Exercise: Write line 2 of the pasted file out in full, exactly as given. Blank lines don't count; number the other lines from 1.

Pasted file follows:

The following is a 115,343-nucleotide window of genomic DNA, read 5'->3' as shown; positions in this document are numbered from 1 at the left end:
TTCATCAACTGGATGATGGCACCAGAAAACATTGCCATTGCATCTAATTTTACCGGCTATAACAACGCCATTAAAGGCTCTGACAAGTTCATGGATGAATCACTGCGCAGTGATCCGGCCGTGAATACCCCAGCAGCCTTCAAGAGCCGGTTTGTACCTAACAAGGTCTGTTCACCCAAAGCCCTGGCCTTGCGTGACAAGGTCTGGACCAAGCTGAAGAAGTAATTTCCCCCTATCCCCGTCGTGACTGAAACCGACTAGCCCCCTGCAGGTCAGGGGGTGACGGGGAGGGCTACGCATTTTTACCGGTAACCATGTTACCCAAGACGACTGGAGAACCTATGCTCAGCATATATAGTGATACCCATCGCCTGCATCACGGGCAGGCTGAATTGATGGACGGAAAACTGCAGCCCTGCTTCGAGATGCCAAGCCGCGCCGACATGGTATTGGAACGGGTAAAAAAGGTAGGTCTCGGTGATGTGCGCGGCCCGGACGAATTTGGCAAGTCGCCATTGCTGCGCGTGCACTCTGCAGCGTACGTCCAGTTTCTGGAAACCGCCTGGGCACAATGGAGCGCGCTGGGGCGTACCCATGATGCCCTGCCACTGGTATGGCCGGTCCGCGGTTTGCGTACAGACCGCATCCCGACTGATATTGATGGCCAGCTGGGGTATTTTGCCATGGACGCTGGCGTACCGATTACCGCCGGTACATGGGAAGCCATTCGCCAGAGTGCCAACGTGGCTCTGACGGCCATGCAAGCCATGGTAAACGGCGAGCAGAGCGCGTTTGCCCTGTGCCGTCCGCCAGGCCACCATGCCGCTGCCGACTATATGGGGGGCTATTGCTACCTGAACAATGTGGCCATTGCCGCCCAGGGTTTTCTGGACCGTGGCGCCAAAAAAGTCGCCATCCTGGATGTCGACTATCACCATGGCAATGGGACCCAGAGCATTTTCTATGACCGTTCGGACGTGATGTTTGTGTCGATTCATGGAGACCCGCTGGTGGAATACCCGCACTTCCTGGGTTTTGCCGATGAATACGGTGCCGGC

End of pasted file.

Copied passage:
TTCATCAACTGGATGATGGCACCAGAAAACATTGCCATTGCATCTAATTTTACCGGCTATAACAACGCCATTAAAGGCTCTGACAAGTTCATGGATGAATCACTGCGCAGTGATCCGGCCGTGAATACCCCAGCAGCCTTCAAGAGCCGGTTTGTACCTAACAAGGTCTGTTCACCCAAAGCCCTGGCCTTGCGTGACAAGGTCTGGACCAAGCTGAAGAAGTAATTTCCCCCTATCCCCGTCGTGACTGAAACCGACTAGCCCCCTGCAGGTCAGGGGGTGACGGGGAGGGCTACGCATTTTTACCGGTAACCATGTTACCCAAGACGACTGGAGAACCTATGCTCAGCATATATAGTGATACCCATCGCCTGCATCACGGGCAGGCTGAATTGATGGACGGAAAACTGCAGCCCTGCTTCGAGATGCCAAGCCGCGCCGACATGGTATTGGAACGGGTAAAAAAGGTAGGTCTCGGTGATGTGCGCGGCCCGGACGAATTTGGCAAGTCGCCATTGCTGCGCGTGCACTCTGCAGCGTACGTCCAGTTTCTGGAAACCGCCTGGGCACAATGGAGCGCGCTGGGGCGTACCCATGATGCCCTGCCACTGGTATGGCCGGTCCGCGGTTTGCGTACAGACCGCATCCCGACTGATATTGATGGCCAGCTGGGGTATTTTGCCATGGACGCTGGCGTACCGATTACCGCCGGTACATGGGAAGCCATTCGCCAGAGTGCCAACGTGGCTCTGACGGCCATGCAAGCCATGGTAAACGGCGAGCAGAGCGCGTTTGCCCTGTGCCGTCCGCCAGGCCACCATGCCGCTGCCGACTATATGGGGGGCTATTGCTACCTGAACAATGTGGCCATTGCCGCCCAGGGTTTTCTGGACCGTGGCGCCAAAAAAGTCGCCATCCTGGATGTCGACTATCACCATGGCAATGGGACCCAGAGCATTTTCTATGACCGTTCGGACGTGATGTTTGTGTCGATTCATGGAGACCCGCTGGTGGAATACCCGCACTTCCTGGGTTTTGCCGATGAATACGGTGCCGGC